• Homebrew. I like to brew beer and it felt like a good way to share something that I had made with our guests because you can do it in advance. I am relatively new to brewing so I went down to my local homebrew store and talked to the super-nice folks there about what I could brew months ahead of time. We decided on four beers, I did three and Eric one. We made fun names for them and a sign to identify them. Our friends and family loved it. It probably did not save any money or sanity (worried a bit that it would be bad batches etc), but it was hella fun.
  • Vases. Eric’s father has always saved wine bottles and made things from them. We started collecting bottles months before the wedding and Eric cut the tops of with a tile saw and we used them for the wildflowers. We still have many of them and every time I give flowers I use a “wedding vase.”
  • Escort card holder. We used things found at our cabin. Barn wood and chicken wire. Free and pretty. I am still working on re-purposing this!
  • We stung twine along the room with our favorite photos. Easy, personal and nearly free.
  • For table numbers I found fallen Aspen branches and my man chopped them with a miter saw and I soldered the numbers on. Easy and free again.
  • I also felt torn about favors and ended up making some because I wanted to. I bought mini envelopes from an office supply store, a stamp from a craft store (“all you need is love”) and wildflower seeds from a home store. Very cheap and very easy. Made them months ahead and put them in a basket I already owned.
  • Flower girl baskets were just cheap baskets with ribbon tied to them to make handles (because I could not find cheap and non-tacky ones with handles for sale). We used rosemary and lavender from a friend’s garden for them to toss. Very cheap and very easy.
  • Finally, let me just say Etsy. I found almost every other little detail there. Do not waste time at “wedding stores”, go to Etsy and buy things made by real people.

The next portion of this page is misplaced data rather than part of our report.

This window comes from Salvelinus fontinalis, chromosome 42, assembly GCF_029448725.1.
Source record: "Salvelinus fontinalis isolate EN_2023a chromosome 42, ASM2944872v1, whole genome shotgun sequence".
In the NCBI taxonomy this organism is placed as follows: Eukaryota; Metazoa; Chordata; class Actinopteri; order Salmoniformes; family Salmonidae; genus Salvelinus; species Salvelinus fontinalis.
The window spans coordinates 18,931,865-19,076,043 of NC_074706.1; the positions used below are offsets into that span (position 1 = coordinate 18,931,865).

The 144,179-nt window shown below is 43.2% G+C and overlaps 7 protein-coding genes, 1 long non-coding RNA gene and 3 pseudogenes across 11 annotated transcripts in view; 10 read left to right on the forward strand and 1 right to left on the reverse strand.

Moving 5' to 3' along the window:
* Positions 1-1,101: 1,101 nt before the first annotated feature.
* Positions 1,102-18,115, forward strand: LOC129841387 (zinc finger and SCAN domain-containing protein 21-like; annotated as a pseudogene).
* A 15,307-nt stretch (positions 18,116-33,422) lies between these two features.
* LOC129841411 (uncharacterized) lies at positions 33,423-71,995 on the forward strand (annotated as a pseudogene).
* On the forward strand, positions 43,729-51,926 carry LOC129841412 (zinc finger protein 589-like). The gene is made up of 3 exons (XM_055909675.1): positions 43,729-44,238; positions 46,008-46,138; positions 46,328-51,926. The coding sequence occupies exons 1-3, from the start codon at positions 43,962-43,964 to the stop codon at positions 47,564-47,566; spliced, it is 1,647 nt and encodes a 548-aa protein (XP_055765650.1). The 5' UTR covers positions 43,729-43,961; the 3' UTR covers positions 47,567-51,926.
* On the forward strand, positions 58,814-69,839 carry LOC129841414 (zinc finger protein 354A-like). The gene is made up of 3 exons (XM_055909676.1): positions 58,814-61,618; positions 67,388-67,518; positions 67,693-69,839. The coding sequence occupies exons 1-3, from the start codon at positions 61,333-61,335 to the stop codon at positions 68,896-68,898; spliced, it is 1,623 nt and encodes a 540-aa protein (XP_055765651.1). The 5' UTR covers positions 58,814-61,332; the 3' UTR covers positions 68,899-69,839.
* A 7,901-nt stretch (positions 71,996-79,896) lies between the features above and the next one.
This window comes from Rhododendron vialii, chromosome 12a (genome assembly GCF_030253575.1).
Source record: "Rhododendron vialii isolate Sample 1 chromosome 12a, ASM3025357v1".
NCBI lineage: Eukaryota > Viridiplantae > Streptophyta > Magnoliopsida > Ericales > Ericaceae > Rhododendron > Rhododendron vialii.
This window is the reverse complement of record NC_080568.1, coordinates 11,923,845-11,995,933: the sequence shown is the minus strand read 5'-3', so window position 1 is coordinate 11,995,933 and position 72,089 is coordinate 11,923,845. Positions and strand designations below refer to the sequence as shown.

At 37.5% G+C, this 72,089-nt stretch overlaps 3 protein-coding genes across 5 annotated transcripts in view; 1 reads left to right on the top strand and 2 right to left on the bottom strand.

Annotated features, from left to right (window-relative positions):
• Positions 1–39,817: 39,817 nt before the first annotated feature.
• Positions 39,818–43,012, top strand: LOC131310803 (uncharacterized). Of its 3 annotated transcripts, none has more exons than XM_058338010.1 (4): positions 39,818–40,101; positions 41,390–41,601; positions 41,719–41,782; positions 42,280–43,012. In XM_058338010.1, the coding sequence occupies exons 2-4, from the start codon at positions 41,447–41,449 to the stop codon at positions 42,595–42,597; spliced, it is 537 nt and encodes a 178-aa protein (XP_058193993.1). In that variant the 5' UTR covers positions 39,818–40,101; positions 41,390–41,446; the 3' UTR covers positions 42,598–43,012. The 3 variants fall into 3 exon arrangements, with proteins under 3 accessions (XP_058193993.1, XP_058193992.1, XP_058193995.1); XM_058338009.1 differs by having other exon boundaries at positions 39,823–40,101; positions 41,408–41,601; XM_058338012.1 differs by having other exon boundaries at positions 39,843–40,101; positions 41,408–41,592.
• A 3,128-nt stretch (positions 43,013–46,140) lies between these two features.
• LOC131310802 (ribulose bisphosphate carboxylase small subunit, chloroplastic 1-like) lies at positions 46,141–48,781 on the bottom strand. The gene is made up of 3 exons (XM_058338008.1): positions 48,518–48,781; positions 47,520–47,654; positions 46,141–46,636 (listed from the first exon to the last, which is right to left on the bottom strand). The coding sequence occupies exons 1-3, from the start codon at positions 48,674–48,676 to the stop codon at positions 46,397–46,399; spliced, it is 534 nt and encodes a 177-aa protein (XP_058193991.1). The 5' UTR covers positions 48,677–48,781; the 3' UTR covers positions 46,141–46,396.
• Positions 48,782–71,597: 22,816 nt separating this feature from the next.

Talents of our friends and family:

  • Photographer: my brother-in-law is a wedding photographer. Done and done.
  • One of my good friends is an excellent photographer. Also done (made sure my bro-in-law could party down too).
  • Our friends married us. One good friend of mine and one of his. Both are excellent public speakers. It was one of the best decisions we made. It felt so comfortable.
  • Another good friend of mine’s husband is the music director for his church. He and a friend of his played guitar and banjo. We just asked that they play pretty music and paid them in whiskey.My mom knit our ring pillow. It was so perfect. A few other thoughts:
  • Breathe in the joy. We couldn’t stop smiling and hugging people.
  • Don’t sweat the small stuff. Really it does not matter. I started to freak out a bit when my bouquet and the boutonnieres didn’t come and then my sister pulled together a little bouquet and I remembered that Eric didn’t really want a boutonniere anyway.
  • Enjoy every minute because it does go by so, so fast.
  • Honeymoon right after. We just went to our cabin for a few days and lounged, then took a big trip a few months later.Photos: Alfredo Santiago